If one wants to remain constructive on the general market, then one might consider that the NASDAQ Composite remains in position for a possible follow-through day, This is something I had considered as a possibility in my mid-week report of this past Wednesday, but the last two days of the trading week gave the market a heavier, sort of lumbering feel to it. The hard evidence for this “feel” are four distribution days along the 50-day moving average. Friday’s action saw the index stall above the 50-day line and then close below it, as we see on the daily chart below. This came on lighter volume than the previous day and therefore did not constitute distribution, but volume was still above average thanks to options expiration. Unless a follow-through day appears in the next few days, the NASDAQ’s daily chart has more the look of a consolidation of the prior move down from the peak. With no significant upside buying volume showing up as the index clings to its 50-day moving average, the probability of further downside grows.
The S&P 500 Index, shown on the daily chart below, is in a bit of a wedging rally off the lows of two Tuesdays ago as it too remains in position for a possible follow-through day. Still, it has not seen any significant buying volume show up as it drifts up along its still-rising 50-day moving average. Each upside day comes on declining volume while four distribution days are folded into the mix of daily price/volume action over the past two weeks. The S&P 500 closed below its 50-day moving average on Friday on increasing volume, ending the day right at the lows and giving the price bar a long upside “tail” that implies some stalling. As I discussed in my report of this past Wednesday, there have been a few new breakouts, but we’ve also seen some leaders come loose, and so without a follow-through day one cannot really think about getting too aggressive on the long side, as the action of the major market indexes remains unresolved, at best. The NASDAQ and S&P 500 are still only 4% and 3%, respectively, off of their recent highs, so even a normal intermediate correction could see another 3-5% on the downside if the indexes break down again from their current inverted consolidations.
Apple (AAPL) is credited with being responsible for most of the positive action in the NASDAQ Composite Index, as well as for tilting the average earnings of the S&P 500, so perhaps its action is a barometer for the market. No doubt, Tuesday’s AAPL earnings announcement will be the big news of the week, and it seems that AAPL shareholders are more interested in selling their shares as earnings approach. AAPL has tested its 50-day moving average once before, and on the daily chart below we can see that it is testing it once again as volume picks up sharply. The weekly chart of AAPL, not shown, shows the largest single-week selling volume in the pattern since the week of April 21, 2010, which is certainly well-reflected in the daily chart. This is the first pullback to the 10-week/50-day moving average for AAPL since breaking out in January, but in my view if this is buyable then we should see some strong buying volume support come in at or near the moving average. As of Thursday the pullback was looking normal with volume declining, but Friday’s action saw a huge increase in volume as the stock streaked to the downside.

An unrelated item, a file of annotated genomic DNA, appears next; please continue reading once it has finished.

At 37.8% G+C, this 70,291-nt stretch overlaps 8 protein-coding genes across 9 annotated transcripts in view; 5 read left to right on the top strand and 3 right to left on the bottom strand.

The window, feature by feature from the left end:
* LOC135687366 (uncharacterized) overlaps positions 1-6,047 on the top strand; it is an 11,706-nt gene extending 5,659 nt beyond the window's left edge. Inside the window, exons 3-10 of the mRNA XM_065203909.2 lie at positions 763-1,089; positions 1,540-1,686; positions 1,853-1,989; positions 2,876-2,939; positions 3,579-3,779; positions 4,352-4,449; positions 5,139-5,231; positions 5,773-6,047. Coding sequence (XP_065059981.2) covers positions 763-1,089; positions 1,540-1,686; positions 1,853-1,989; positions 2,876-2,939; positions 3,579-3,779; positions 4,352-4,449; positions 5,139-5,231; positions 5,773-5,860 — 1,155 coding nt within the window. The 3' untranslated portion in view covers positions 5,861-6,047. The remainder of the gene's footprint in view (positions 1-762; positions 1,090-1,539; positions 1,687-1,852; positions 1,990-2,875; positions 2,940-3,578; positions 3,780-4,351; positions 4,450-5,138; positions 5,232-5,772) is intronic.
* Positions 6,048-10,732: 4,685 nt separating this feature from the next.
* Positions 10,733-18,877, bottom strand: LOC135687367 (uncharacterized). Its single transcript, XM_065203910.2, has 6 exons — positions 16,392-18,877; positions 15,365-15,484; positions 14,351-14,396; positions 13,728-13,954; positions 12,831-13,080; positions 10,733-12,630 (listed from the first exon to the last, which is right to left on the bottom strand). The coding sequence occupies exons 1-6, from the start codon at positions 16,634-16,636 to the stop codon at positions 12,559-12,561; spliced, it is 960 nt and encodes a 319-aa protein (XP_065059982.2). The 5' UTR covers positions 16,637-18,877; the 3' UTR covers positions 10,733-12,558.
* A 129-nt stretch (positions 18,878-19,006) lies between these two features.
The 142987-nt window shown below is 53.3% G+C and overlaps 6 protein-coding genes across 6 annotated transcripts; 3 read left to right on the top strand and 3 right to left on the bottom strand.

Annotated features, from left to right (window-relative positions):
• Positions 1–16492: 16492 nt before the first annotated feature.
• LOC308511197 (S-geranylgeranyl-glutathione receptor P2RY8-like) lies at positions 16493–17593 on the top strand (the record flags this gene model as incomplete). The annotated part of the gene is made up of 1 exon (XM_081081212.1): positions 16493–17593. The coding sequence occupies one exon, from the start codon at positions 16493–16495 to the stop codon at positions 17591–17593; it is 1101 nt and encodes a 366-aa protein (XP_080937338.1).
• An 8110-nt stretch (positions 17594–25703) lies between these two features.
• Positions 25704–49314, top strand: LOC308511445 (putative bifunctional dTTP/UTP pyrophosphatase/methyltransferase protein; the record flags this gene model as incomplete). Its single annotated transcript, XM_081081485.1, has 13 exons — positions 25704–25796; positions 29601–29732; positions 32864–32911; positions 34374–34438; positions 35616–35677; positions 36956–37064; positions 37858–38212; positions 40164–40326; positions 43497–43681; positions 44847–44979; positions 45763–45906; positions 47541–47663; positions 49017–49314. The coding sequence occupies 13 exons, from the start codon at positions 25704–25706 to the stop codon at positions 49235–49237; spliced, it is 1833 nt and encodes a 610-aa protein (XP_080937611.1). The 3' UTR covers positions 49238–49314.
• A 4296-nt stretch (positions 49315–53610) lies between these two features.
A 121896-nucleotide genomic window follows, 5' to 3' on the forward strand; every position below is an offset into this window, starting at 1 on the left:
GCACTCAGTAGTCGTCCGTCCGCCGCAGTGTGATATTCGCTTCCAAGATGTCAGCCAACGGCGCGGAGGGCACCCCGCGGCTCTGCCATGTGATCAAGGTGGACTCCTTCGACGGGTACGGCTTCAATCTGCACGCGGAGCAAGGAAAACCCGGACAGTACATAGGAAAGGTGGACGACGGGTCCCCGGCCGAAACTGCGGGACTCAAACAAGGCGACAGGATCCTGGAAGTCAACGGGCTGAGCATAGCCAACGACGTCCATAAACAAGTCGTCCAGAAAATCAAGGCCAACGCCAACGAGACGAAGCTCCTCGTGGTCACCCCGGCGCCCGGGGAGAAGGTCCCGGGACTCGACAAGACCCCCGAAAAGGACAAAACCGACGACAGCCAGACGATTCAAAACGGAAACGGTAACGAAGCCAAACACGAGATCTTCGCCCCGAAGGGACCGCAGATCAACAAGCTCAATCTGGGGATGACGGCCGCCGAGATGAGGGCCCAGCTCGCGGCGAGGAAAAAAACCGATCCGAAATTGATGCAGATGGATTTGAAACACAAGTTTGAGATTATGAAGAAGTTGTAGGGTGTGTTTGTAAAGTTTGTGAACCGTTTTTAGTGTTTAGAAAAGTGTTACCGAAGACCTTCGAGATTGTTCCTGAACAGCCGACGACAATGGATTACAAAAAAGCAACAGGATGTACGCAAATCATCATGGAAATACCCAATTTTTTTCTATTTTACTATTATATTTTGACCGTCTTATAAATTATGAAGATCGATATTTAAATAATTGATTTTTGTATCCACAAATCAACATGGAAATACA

While AAPL’s earnings announcement may be pivotal for the stock and perhaps for the market, we can see that big-stock leader Chipotle Mexican Grill (CMG) has come under significant selling pressure after announcing earnings after the close on Thursday. As the big red volume bar on the daily chart below clearly illustrates, institutional investors were unloading shares on Friday. A test of the 50-day moving average appears to be in the cards for CMG, which otherwise has held in a very steady upside trend along its 10-day moving average since breaking out in January. CMG’s action becomes another chink in the market’s armor. If you look closely you will notice a continuation pocket pivot buy point off the 10-day moving average seven days ago, but that pocket pivot has now officially failed, and I believe that in this current market environment new pocket pivots and new breakout buy points are more susceptible to failure. In terms of the long side of this market, I would have to say that the odds are not with those who would seek to buy stocks right here and now.